Feb 15, 2012

Drug Policy Debate: Wife of Mexican president and Secretary of Interior deem drug legalization useless

This article is one of several in the Mexican press on the International Forum on Drugs: An Assessment of a Century of Prohibition, held this week in Mexico City. More of the statement of Interior Secretary Alejandro Poiré was posted yesterday. Ms. Zavala sounds like a spokesperson for the U.S. Drug Enforcement Agengy (DEA) or the Department of State´s Merida Initiative.

Excelsior: "Legalizing drugs in Mexico would not solve the problem of violence and addiction, said Margarita Zavala, national president of Infant and Family Development (DIF--the Mexican government's social service program for families and children) and the wife of President Felipe Calderon. Alejandro Poire, interior minister, and political scientist Alexander Hope agreed.

During the International Forum on Drugs: An Assessment of a Century of Prohibition, Zavala said that legalizing drugs would only reduce production costs, but not the profits of drug traffickers, who would continue their bloody fight to control the market. If legalized, "it would be much, much more profitable, and many more gangs would participate, with more criminals and the offenses that come with organized crime, such as extortion, kidnapping and trafficking in persons. That is, there would be an incentive for violence to conserve these market monopolies because the cost of production would be lower," she explained.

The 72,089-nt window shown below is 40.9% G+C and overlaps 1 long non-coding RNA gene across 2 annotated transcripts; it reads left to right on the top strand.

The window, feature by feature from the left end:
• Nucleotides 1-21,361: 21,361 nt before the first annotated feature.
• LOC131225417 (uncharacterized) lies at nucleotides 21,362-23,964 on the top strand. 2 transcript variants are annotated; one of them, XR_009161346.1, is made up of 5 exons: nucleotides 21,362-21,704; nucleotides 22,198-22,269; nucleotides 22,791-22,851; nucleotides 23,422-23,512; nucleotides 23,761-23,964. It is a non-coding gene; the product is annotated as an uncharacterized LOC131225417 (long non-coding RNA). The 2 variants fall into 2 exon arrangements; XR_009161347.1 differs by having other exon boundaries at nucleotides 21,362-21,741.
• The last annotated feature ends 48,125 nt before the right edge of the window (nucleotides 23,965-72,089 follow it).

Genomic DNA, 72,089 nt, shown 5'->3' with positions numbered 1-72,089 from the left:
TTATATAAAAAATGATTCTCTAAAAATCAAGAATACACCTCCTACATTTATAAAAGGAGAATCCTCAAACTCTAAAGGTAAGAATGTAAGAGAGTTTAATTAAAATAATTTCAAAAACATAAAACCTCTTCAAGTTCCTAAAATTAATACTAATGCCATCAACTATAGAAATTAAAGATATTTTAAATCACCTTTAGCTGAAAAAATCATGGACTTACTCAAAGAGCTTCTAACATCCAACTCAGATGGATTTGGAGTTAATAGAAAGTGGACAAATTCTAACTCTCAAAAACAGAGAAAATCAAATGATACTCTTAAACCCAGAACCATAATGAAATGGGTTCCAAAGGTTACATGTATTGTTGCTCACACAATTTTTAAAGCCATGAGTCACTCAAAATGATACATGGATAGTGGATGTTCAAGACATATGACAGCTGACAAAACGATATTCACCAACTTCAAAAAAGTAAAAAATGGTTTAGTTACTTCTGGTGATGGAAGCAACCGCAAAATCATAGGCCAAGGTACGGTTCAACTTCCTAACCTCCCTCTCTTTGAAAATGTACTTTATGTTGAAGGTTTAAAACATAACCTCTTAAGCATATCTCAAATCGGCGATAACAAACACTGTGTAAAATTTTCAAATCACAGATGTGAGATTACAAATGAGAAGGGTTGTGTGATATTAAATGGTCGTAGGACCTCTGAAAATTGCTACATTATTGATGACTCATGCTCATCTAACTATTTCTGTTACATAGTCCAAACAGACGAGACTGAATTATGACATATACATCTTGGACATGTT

... Ms. Zavala also asserted that legalizing drugs would increase their consumption, and that would generate an increase in violence within families. She said that just as it has been shown that alcohol consumption aggravates situations of domestic violence, exacerbated drug use would produce an even more serious effect.

In contrast, the writer Hector Aguilar Camin and former Brazilian President Fernando Henrique Cardoso, who never proposed decriminalizing when he was in power, announced themselves in favor of legalization. ... Cardoso, participating through a video projection, argued that legalizing marijuana would be much more effective in reducing the power and violence of the cartels "than the failed war on drugs ".

...The interior secretary, Alejandro Poire, in response to Cardoso, who had argued that to reduce drug use it was essential to inform the public of its harmful effects, said that the Mexican government has allocated six billion 600 million pesos for the prevention and treatment of drug addiction. Poire also retorted that "the problem of organized crime goes far beyond just the legalization of a product and is, as shown here, an issue that goes beyond even just attention to drug trafficking."

Regarding the federal government's strategy against drug trafficking, the political commentator and editor of  Nexos magazine, Hector Aguilar Camin, considered it illogical that our country is trying to prosecute those who transport marijuana into the United States while, in some parts of US, production is legal.

He said, "We are on the wrong side of the war on drugs:  in California  marijuana produces businesses and fortunes, here it produces the dead and prisoners. To prevent the grass that is planted here from reaching the other side, the police burn Mexican plantings and detain planters, donkey-drivers, drug dealers and kingpins ... in California the opposite occurs, it produces fortunes that qualify as visionary ... another variant of the American dream," he said...." Spanish original

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